PwC partner Nick Ridehalgh says ValueReporting is a simple framework applicable to organisations of all sizes.
“If you manage those value-driving activities effectively you’ll end up with the strategic financial results that you are trying to achieve,” he says.
Organisations must ensure that values and goals are clearly articulated and consistently applied over time, according to Ridehalgh.
“Having a reputation for being an organisation with such concerns and values is not just good for the community and the environment, it’s also good business sense.”
With the ramping up of regulations, Ridehalgh says organisations are now obliged to be more transparent.
“That’s definitely a positive trend. There is more disclosure of key information and it’s broader now than just financial information.”
At Deloitte, Redhill says the collapse of Arthur Andersen – a 100-year-old plus firm that perished within 12 months of the emergence of damaging management scandals – reveals lessons for all organisations and particularly those with foreign interests or aspirations. He notes Andersen branches around the world were “tarred by the brush” of the “categorical errors” of the firm’s head office in the US.
“The answer is to demand a lot from the brand controllers; insist upon consistency, upon minimal levels of conformity on brand standards, and on issues that might affect the global brand’s reputation.”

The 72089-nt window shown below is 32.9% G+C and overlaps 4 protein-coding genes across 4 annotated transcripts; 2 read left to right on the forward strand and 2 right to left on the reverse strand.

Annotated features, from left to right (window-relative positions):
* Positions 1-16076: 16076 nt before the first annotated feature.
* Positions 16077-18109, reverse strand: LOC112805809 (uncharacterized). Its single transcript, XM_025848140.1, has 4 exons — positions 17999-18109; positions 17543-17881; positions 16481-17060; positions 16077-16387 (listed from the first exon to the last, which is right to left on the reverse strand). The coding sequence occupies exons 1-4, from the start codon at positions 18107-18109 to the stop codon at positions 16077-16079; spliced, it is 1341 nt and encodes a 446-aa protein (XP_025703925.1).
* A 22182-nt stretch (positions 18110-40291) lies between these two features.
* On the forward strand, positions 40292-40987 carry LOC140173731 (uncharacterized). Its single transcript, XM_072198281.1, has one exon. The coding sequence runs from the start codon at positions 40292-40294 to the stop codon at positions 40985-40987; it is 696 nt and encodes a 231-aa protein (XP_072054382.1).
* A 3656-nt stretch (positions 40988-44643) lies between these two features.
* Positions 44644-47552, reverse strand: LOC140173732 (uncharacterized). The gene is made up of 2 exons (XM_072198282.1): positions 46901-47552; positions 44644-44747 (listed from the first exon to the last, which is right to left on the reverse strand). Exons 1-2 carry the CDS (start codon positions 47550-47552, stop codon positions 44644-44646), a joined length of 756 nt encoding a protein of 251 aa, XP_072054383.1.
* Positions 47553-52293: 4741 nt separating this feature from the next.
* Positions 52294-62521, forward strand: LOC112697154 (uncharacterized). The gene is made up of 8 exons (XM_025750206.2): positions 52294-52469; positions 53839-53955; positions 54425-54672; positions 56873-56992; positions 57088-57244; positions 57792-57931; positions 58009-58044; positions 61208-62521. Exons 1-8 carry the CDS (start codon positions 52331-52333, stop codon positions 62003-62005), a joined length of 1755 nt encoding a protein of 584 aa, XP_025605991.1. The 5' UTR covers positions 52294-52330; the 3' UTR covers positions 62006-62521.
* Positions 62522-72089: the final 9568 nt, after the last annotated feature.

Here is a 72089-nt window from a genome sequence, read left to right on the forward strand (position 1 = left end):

All companies must have a crisis plan in the event of a financial or PR crisis, says Redhill, who advises organisations to “fess up” and have a strategy in place to placate the media, stakeholders and fellow employees: “Be very open, no doublespeak, no smokescreens”.
Making a stand
At FutureBrand, Riches says brands don’t have to be loved but must stand for something. Businesses must resolve tension between being predictably trustworthy and innovative.
“You have to get the customer to trust you but within that relationship provide leadership and challenge their preconceptions about what you can be,” he says. “If you let that sit static for too long somebody else will come in and provide a more exciting option.”
On the River Murray wetlands, Sharley and Banrock Station have no plans to sit still. Banrock is implementing the next phase of a five-year program to maintain improvements to the wetlands.
Sharley acknowledges Banrock took a risk in undertaking such an ambitious and ongoing program.